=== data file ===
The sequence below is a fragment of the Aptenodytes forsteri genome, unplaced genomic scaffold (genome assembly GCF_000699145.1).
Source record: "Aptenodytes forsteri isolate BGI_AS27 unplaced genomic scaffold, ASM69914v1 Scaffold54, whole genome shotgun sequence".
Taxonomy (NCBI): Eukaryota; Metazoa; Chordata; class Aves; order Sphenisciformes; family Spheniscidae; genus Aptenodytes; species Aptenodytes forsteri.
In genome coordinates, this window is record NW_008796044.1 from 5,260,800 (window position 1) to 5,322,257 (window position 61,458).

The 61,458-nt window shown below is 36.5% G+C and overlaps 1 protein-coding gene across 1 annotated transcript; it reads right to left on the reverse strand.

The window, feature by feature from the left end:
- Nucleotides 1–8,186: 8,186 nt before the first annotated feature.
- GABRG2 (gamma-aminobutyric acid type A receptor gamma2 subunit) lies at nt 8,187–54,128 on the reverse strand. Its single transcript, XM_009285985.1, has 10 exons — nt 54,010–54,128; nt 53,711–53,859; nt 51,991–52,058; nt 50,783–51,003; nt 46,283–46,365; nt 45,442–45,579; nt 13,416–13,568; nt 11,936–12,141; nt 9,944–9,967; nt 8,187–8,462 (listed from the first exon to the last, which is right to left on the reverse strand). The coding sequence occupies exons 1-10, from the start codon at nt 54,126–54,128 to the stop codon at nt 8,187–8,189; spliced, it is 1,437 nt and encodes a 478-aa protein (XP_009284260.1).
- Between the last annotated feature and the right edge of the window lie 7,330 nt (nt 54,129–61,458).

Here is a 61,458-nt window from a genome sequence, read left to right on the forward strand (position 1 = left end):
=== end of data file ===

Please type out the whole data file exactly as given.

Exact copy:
The sequence below is a fragment of the Aptenodytes forsteri genome, unplaced genomic scaffold (genome assembly GCF_000699145.1).
Source record: "Aptenodytes forsteri isolate BGI_AS27 unplaced genomic scaffold, ASM69914v1 Scaffold54, whole genome shotgun sequence".
Taxonomy (NCBI): Eukaryota; Metazoa; Chordata; class Aves; order Sphenisciformes; family Spheniscidae; genus Aptenodytes; species Aptenodytes forsteri.
In genome coordinates, this window is record NW_008796044.1 from 5,260,800 (window position 1) to 5,322,257 (window position 61,458).

The 61,458-nt window shown below is 36.5% G+C and overlaps 1 protein-coding gene across 1 annotated transcript; it reads right to left on the reverse strand.

The window, feature by feature from the left end:
- Nucleotides 1–8,186: 8,186 nt before the first annotated feature.
- GABRG2 (gamma-aminobutyric acid type A receptor gamma2 subunit) lies at nt 8,187–54,128 on the reverse strand. Its single transcript, XM_009285985.1, has 10 exons — nt 54,010–54,128; nt 53,711–53,859; nt 51,991–52,058; nt 50,783–51,003; nt 46,283–46,365; nt 45,442–45,579; nt 13,416–13,568; nt 11,936–12,141; nt 9,944–9,967; nt 8,187–8,462 (listed from the first exon to the last, which is right to left on the reverse strand). The coding sequence occupies exons 1-10, from the start codon at nt 54,126–54,128 to the stop codon at nt 8,187–8,189; spliced, it is 1,437 nt and encodes a 478-aa protein (XP_009284260.1).
- Between the last annotated feature and the right edge of the window lie 7,330 nt (nt 54,129–61,458).

Here is a 61,458-nt window from a genome sequence, read left to right on the forward strand (position 1 = left end):